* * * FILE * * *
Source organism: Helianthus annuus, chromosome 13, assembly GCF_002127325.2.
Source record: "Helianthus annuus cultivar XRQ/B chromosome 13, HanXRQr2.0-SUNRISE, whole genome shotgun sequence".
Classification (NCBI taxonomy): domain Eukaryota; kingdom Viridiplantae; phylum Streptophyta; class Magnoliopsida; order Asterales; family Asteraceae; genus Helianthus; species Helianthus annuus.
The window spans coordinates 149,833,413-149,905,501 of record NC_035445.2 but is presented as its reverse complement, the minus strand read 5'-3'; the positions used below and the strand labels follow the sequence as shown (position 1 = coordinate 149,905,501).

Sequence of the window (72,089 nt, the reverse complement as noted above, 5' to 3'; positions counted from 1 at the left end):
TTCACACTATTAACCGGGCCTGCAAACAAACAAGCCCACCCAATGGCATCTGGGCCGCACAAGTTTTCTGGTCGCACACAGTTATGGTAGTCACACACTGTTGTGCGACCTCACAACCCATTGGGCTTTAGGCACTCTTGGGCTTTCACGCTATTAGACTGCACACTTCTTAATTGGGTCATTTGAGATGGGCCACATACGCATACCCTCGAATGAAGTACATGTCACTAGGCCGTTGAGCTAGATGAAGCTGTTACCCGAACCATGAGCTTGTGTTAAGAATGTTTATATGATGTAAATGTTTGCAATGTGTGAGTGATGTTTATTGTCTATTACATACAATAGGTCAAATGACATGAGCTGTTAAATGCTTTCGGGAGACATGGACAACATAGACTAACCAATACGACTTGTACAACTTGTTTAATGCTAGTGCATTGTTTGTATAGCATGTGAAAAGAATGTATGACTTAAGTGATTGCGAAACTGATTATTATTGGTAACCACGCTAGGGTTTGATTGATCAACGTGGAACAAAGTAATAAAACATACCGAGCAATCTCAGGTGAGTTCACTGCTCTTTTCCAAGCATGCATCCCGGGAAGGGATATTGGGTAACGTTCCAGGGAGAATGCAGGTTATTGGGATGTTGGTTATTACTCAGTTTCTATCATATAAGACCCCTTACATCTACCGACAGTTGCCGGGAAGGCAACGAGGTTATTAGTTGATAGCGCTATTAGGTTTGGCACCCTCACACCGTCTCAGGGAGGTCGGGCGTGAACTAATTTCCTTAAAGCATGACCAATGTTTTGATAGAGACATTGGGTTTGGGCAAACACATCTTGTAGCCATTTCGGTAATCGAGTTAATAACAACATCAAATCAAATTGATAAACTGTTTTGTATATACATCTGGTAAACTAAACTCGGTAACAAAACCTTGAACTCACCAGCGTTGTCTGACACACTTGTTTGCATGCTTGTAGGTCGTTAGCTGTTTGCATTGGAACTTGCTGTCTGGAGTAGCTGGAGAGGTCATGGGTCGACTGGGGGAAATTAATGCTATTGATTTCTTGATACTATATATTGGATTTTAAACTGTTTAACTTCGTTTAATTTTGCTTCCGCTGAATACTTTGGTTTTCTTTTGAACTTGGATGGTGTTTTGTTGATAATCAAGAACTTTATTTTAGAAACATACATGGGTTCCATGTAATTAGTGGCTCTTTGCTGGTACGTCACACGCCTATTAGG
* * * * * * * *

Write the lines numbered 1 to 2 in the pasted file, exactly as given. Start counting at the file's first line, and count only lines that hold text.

Source organism: Helianthus annuus, chromosome 13, assembly GCF_002127325.2.
Source record: "Helianthus annuus cultivar XRQ/B chromosome 13, HanXRQr2.0-SUNRISE, whole genome shotgun sequence".